Begin your post-operative exercises the night of surgery. The exercises are illustrated on the following pages. Use your symptoms as a rough guide as to what you can and can't do. However, be careful not to overdo it, as swelling and pain may occur if you do too much. You may drive as soon as you are off pain medication and have complete control of your surgical leg (if it is the right leg) and don't walk with a significant limp. If you are non weight bearing in your right leg this means NO driving until you are told you can weight bear on that leg.
Vicodin® (also known as Hydrocodone), a narcotic pain killer, has been prescribed for pain. Take one to two every six hours as needed for pain, which is typically needed for the first week or so after surgery. All narcotic pain medications can cause side effects, the most common of which is nausea. We have prescribed Phenergan to help with the nausea – take it as you need every 6 hours. If you have known side effects to any of these medications please let us know and we will call in a substitute. Tylenol can be used in place of a narcotic, but NOT in addition to the narcotic. Use Tylenol when pain is less severe. NSAIDs are also a good alternative option.
Pain Medication Tips:
- Do not drive while taking pain medications.
- Do not drink alcoholic beverages while taking pain medications.
- Pain medication should be taken with food as this will help prevent any stomach upset.
- Often pain medications will cause constipation. Eat high fiber foods and increase your fluid intake if possible.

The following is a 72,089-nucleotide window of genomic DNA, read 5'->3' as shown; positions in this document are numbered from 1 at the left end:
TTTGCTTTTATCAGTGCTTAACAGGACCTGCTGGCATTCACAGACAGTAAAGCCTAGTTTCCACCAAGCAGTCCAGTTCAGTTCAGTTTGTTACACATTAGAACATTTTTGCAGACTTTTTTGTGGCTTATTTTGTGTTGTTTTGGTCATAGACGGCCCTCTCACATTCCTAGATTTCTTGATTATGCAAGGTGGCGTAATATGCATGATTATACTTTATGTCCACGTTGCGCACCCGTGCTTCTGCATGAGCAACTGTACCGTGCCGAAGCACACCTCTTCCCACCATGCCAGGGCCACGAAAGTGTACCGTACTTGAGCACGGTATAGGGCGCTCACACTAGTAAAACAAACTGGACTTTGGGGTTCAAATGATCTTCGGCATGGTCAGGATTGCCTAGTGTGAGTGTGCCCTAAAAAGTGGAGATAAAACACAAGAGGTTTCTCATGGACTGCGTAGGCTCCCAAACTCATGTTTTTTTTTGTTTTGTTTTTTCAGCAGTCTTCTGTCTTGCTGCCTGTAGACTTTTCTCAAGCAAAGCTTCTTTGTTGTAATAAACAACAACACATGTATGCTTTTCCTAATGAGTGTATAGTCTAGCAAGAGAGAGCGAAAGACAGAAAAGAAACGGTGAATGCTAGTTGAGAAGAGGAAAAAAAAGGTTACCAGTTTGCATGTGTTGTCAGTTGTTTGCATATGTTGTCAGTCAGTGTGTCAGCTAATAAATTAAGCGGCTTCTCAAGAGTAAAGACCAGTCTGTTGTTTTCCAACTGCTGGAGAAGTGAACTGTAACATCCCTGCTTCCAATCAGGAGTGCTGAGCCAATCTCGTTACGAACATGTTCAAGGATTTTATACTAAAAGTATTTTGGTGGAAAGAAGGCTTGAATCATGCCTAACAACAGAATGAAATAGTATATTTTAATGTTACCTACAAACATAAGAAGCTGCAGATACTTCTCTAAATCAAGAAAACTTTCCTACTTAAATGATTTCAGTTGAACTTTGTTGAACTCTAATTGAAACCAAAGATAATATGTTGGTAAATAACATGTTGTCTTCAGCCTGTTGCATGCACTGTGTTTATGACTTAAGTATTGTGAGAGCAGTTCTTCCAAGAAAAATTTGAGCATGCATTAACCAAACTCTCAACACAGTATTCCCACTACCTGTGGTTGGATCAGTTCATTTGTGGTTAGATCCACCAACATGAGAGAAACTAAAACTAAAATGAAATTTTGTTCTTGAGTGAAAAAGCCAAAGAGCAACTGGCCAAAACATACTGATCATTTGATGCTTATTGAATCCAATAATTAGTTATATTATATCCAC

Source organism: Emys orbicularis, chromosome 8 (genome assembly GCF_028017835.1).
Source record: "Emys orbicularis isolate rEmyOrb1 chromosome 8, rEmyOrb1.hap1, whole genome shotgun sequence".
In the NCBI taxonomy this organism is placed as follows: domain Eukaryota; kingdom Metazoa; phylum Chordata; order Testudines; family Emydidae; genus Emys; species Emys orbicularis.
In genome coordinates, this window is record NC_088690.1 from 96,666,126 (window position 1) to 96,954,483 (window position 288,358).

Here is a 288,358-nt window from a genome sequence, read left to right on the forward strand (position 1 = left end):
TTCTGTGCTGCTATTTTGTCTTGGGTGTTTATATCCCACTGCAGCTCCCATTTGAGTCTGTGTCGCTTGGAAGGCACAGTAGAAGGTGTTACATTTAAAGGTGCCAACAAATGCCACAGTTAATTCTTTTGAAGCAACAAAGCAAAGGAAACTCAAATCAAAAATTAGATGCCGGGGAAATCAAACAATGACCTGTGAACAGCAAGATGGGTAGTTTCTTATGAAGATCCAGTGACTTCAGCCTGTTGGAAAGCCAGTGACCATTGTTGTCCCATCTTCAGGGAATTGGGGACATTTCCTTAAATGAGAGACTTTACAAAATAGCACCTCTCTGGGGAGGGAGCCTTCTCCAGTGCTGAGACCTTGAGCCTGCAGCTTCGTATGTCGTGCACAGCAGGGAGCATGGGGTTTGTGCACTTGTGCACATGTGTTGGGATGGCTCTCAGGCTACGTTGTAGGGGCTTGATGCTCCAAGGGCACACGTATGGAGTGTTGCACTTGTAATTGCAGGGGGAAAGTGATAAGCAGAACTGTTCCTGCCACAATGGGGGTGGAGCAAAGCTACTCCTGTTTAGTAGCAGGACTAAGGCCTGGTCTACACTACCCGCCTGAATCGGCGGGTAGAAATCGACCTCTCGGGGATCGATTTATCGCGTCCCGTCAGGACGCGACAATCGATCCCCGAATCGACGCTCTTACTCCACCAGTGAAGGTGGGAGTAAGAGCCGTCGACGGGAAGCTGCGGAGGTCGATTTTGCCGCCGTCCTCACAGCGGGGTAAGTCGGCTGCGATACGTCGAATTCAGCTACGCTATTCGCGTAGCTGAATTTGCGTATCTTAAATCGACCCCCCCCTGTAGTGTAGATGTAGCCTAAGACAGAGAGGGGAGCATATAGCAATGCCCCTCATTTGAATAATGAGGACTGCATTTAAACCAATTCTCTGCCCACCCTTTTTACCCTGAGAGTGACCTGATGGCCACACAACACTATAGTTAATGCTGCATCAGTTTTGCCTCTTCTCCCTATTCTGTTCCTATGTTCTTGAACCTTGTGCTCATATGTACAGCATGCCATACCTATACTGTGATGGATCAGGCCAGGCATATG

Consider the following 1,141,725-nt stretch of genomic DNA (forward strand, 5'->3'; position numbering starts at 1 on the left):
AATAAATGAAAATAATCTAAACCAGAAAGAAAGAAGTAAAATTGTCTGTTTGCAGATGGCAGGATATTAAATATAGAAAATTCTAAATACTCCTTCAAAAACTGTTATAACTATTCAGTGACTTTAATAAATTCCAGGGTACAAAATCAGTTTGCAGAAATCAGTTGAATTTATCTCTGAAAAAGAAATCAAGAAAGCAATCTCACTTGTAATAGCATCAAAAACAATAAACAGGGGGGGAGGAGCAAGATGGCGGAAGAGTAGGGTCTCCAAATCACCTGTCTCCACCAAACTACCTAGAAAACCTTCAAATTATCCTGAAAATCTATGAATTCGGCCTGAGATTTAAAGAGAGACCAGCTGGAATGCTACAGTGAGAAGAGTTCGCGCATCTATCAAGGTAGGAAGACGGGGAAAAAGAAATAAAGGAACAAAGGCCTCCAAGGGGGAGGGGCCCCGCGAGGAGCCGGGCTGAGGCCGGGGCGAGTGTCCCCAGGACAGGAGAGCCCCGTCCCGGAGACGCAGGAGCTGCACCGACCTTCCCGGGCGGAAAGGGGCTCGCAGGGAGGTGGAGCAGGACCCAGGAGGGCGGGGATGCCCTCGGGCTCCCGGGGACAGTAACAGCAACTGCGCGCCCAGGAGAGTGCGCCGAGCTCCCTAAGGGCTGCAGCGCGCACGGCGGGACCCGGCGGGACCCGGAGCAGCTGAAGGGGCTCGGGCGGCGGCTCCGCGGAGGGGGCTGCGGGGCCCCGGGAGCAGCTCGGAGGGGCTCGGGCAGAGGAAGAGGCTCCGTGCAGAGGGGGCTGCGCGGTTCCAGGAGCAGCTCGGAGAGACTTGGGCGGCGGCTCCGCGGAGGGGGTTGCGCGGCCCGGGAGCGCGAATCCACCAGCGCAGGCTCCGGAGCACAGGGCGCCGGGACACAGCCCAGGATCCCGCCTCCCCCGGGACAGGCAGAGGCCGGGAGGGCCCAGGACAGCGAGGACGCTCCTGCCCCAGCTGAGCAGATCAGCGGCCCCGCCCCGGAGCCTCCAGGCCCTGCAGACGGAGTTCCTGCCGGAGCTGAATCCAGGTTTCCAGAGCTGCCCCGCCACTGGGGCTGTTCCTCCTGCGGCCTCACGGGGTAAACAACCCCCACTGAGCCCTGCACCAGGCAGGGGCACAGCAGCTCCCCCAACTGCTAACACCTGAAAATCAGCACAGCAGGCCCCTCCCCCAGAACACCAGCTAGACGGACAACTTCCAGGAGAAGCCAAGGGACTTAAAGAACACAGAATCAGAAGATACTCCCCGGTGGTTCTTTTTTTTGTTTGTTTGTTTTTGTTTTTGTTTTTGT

- To alleviate constipation, purchase a stool softener at any pharmacy and follow the recommended directions on the bottle.
DVT (BLOOD CLOT) PRECAUTIONS
Deep Venous Thrombosis (DVT, aka blood clot) is an uncommon complication that can occur following lower extremity surgery. Starting the day after your surgery, take an enteric coated 325mg aspirin (which acts as a blood thinner) twice a day for three weeks. Because aspirin can cause stomach upset, you may want to take it with food. If you have an allergy to Aspirin, please inform us so we can consider alternative precautions. Remember that Tylenol®, Motrin®, Alleve®, and other Non-steroidal Anti-Inflammatory (NSAID) medications do not protect against DVT, and should not be used for this purpose.
You should be scheduled for a post-op appointment 10 – 14 days following surgery, at which time we will review your post-operative program and answer any of your questions. Your post-operative appointment is scheduled on: _______________________________________________.